In addition to asking for the heads of the commissars, Hirt also sought to source himself with more cadavers. Along with his collaborators Sievers, Eichmann and others, he organized the relocation of Jewish inmates from various concentration camps to the Struthof-Natzweiler camp, where they were to be gassed by the camp’s S.S. Commandant, Josef Kramer. Kramer, who was captured by the Allies, testified as follows during the Belsen trial: “Early in August 1943, I received eighty inmates who were to be killed with the gas Hirt had given me. One night I went to the gas chamber in a small car with about fifteen women this first time. I told the women they had to get into the chamber to be disinfected. I did not tell them, however, that they were to be gassed. With the help of a few S.S. men I stripped the women completely and shoved them into the gas chamber when they were stark naked. When the door closed they began to scream. I introduced a certain amount of salt through a tube… and observed through a peephole what happened inside the room. The women breathed for about half a minute before they fell to the floor.”.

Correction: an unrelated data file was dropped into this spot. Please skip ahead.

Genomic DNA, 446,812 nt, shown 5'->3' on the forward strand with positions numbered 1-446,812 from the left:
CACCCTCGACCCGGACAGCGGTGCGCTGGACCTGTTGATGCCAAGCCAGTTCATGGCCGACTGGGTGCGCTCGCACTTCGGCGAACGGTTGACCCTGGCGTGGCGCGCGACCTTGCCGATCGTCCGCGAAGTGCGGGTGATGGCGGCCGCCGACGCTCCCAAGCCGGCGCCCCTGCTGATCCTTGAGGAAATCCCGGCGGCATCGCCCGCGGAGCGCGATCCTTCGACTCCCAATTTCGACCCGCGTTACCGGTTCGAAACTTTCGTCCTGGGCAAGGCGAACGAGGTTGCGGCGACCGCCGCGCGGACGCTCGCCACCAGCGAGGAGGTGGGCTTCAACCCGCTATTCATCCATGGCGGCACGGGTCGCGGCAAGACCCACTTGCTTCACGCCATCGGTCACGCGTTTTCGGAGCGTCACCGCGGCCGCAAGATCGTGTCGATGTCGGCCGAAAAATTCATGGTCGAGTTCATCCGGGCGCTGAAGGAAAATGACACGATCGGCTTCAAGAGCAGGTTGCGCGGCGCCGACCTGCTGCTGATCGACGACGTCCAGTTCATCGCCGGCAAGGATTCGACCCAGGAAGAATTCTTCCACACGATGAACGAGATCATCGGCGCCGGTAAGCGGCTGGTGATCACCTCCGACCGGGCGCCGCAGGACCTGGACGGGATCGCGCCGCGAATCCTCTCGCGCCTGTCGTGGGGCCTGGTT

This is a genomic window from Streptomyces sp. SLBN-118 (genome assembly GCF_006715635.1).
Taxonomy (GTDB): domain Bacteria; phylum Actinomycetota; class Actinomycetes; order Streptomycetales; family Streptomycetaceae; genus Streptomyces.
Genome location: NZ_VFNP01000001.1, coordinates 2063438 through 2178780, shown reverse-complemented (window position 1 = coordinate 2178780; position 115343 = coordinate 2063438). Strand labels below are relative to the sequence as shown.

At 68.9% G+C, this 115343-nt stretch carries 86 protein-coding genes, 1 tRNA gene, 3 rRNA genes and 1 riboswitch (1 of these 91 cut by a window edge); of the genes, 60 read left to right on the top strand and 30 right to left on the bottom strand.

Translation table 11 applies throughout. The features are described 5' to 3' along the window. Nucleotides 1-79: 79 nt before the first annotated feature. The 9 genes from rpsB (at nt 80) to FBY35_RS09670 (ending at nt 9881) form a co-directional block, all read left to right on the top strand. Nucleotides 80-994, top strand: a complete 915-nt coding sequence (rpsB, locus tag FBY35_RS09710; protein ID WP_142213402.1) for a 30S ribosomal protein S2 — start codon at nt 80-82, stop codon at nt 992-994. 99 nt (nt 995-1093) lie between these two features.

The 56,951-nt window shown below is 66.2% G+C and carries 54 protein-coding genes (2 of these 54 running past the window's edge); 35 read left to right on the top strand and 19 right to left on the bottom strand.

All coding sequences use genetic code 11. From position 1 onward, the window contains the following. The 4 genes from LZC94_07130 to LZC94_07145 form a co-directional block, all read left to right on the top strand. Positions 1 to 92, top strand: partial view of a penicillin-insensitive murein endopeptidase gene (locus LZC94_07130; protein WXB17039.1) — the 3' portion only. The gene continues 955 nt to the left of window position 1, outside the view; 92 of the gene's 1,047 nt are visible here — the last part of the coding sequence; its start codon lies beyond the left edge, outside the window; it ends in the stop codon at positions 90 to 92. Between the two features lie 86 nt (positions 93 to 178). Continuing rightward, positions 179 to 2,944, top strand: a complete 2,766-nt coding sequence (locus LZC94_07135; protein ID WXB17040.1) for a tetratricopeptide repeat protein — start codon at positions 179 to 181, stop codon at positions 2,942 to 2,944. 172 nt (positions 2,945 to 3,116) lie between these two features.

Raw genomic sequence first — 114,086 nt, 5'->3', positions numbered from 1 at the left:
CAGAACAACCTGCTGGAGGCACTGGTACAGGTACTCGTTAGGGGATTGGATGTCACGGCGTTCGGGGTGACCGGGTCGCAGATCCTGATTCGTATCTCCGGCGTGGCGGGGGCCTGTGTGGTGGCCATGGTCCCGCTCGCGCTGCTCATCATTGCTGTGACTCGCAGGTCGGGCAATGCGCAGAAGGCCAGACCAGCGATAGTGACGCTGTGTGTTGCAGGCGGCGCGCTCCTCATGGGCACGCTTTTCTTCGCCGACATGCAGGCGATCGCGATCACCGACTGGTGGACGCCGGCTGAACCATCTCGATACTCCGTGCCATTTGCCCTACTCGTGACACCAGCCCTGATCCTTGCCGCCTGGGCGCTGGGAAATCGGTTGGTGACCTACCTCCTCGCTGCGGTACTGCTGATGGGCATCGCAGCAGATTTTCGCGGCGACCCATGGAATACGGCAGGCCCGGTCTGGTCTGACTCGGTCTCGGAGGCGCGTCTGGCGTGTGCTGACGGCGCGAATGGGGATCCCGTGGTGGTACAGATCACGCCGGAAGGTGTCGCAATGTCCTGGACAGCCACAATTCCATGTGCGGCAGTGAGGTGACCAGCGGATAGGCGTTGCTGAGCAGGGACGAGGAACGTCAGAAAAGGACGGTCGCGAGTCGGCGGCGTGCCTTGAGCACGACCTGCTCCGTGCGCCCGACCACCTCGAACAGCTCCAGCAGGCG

Once these bodies arrived at Strasbourg, Hirt would proceed with severing the heads for crania, and to add to the skeleton collection. He apparently had other side interests as well: The advancing Allied troops discovered histological preparations of testicular tissue made from samples that had been obtained while victims were alive.

What became of Hirt? He had already fled his post by the time General Leclerc entered Strasbourg. Hirt then turned himself in, months later, to the mayor of the German town of Schönenbach, but disappeared again in June 1945. He was tried in absentia in 1953. The case against him was based on the notorious letter giving instructions on murdering the Soviet Jewish commissars for the skull collection, on the cadavers found in the basement of the Anatomical Institute and on the histological preparations. Hirt was found guilty and condemned to death, but his whereabouts remained unknown. A warrant for his arrest was in force in Switzerland (where he had a second nationality) as late as 1959. It was only in the mid 1960’s when it became clear that in 1945, in Germany’s Black Forest, he had committed suicide.